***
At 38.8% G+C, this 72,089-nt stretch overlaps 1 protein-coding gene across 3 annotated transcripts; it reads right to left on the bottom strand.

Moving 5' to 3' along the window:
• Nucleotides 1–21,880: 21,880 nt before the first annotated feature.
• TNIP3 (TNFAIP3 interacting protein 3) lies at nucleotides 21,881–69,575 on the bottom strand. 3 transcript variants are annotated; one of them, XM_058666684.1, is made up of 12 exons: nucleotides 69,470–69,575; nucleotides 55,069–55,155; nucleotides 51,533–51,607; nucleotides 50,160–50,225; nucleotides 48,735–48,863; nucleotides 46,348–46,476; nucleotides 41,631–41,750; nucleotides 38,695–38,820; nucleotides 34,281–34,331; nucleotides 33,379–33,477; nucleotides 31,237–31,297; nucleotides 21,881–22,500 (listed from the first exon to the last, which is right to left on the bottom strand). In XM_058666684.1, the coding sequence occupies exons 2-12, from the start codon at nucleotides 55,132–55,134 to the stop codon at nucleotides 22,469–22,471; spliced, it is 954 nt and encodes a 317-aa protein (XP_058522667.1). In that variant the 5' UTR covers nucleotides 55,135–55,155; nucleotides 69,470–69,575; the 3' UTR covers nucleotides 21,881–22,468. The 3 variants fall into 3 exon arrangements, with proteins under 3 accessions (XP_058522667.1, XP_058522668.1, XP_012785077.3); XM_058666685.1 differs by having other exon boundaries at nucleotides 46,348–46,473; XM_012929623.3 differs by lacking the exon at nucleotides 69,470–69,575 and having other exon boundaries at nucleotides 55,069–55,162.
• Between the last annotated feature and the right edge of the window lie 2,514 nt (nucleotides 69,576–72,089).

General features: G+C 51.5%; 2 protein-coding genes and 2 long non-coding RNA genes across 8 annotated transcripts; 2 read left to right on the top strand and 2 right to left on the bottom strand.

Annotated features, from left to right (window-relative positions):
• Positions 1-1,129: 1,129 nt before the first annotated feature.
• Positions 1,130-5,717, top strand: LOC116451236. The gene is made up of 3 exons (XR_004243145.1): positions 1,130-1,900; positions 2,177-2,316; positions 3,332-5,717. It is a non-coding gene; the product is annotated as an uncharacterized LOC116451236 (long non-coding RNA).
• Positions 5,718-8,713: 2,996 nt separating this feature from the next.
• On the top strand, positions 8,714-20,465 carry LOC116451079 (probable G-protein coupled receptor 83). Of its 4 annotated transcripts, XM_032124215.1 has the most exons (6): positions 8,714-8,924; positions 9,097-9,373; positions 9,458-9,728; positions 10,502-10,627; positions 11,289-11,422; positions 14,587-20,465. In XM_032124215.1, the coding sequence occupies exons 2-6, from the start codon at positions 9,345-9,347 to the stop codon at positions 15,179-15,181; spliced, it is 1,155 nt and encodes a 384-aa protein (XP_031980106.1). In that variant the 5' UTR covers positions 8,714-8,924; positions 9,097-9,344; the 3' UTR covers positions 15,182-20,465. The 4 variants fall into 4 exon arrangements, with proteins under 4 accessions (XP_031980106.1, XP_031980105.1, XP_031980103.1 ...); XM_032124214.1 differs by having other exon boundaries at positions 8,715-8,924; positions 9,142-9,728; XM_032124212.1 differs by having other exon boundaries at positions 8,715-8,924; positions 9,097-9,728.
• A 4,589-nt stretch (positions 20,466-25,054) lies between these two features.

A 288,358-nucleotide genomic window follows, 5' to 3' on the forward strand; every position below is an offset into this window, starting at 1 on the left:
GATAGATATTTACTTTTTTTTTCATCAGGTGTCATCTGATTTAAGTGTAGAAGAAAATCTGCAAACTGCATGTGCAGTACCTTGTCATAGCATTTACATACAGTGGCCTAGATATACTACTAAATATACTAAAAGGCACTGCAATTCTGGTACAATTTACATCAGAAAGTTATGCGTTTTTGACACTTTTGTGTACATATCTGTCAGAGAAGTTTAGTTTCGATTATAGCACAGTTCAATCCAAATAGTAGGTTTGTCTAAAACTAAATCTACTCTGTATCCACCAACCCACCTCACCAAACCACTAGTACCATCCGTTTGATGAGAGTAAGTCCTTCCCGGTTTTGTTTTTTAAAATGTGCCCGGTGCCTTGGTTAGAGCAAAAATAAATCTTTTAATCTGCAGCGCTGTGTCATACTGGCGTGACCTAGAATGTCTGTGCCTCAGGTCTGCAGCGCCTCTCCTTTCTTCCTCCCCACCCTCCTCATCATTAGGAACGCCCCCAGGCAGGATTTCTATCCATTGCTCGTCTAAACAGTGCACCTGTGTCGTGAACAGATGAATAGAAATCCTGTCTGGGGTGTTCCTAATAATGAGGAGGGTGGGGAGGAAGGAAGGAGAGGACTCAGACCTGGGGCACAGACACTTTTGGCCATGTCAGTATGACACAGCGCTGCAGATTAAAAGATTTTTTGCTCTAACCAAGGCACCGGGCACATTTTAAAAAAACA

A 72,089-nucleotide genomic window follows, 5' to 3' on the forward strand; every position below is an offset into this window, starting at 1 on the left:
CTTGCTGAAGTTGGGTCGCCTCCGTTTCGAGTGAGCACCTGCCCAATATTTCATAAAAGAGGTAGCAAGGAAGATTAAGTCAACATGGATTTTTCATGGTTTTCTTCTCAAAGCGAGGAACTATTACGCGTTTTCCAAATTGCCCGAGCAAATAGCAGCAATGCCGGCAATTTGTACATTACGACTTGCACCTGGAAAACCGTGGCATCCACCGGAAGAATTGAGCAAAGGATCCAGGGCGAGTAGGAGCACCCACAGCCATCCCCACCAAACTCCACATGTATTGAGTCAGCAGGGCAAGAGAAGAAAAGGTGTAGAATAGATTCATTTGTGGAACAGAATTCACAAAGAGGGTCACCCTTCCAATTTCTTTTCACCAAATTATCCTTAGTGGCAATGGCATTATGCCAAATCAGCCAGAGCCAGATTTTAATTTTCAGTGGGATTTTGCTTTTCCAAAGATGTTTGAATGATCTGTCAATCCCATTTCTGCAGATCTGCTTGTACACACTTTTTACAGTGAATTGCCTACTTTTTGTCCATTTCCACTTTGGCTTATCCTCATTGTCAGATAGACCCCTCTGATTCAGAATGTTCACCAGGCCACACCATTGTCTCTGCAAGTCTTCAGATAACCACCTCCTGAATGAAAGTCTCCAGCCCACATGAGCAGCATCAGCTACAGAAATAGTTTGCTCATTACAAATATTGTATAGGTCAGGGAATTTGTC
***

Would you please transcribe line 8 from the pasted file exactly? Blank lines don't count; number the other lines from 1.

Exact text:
• Positions 1-1,129: 1,129 nt before the first annotated feature.